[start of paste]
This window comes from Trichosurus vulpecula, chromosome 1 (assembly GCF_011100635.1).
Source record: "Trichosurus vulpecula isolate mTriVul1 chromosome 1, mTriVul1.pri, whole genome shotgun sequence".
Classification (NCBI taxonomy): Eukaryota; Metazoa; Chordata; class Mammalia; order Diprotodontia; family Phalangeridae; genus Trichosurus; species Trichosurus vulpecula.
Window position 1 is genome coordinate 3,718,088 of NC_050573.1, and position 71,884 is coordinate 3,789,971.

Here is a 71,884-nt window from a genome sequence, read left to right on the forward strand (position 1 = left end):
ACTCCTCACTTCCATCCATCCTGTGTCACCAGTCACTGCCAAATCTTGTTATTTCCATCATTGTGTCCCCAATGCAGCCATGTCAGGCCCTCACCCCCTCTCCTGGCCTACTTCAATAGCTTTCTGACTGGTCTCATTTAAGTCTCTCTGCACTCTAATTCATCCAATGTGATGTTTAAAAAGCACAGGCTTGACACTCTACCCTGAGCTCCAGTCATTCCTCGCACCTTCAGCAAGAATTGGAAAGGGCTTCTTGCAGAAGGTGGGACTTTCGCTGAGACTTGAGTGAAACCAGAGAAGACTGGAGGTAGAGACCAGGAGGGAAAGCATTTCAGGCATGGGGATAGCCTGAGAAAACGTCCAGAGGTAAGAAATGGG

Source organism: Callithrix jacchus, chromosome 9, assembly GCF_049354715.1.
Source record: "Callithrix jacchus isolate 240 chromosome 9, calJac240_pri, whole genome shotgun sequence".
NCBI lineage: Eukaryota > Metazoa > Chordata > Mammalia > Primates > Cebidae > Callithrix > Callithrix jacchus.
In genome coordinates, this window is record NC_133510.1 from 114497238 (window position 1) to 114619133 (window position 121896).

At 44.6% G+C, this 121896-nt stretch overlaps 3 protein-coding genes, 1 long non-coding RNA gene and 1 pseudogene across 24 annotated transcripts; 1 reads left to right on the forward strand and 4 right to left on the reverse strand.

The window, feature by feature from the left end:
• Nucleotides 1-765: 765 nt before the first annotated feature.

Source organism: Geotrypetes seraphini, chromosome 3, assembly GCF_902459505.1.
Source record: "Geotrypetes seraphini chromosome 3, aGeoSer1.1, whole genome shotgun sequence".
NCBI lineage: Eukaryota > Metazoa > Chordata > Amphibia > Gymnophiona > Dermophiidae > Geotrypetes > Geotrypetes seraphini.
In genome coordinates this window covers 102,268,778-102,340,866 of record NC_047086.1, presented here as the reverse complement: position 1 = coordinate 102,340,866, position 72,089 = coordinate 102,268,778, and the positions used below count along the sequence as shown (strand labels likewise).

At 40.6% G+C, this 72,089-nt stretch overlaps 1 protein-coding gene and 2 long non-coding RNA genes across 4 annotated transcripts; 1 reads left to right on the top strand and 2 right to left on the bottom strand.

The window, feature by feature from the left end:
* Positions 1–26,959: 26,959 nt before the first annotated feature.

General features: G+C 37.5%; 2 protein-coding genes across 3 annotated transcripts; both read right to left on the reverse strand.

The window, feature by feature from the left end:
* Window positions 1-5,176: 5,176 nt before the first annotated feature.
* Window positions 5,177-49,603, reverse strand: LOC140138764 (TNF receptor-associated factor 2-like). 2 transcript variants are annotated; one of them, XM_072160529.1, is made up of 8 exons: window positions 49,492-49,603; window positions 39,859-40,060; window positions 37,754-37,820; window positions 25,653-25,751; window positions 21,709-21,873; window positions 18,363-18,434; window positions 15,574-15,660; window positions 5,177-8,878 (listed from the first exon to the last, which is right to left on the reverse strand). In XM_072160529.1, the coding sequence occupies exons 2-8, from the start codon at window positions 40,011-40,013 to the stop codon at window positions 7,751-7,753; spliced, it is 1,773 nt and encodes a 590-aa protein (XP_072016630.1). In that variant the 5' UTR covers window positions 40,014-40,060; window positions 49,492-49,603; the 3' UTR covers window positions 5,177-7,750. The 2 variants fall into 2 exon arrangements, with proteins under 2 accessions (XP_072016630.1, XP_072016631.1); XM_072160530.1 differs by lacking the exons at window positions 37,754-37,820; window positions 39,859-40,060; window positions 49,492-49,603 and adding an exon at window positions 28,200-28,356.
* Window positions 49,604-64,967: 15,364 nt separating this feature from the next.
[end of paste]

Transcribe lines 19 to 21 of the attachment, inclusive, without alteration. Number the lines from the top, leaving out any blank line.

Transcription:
The window, feature by feature from the left end:
* Positions 1–26,959: 26,959 nt before the first annotated feature.

General features: G+C 37.5%; 2 protein-coding genes across 3 annotated transcripts; both read right to left on the reverse strand.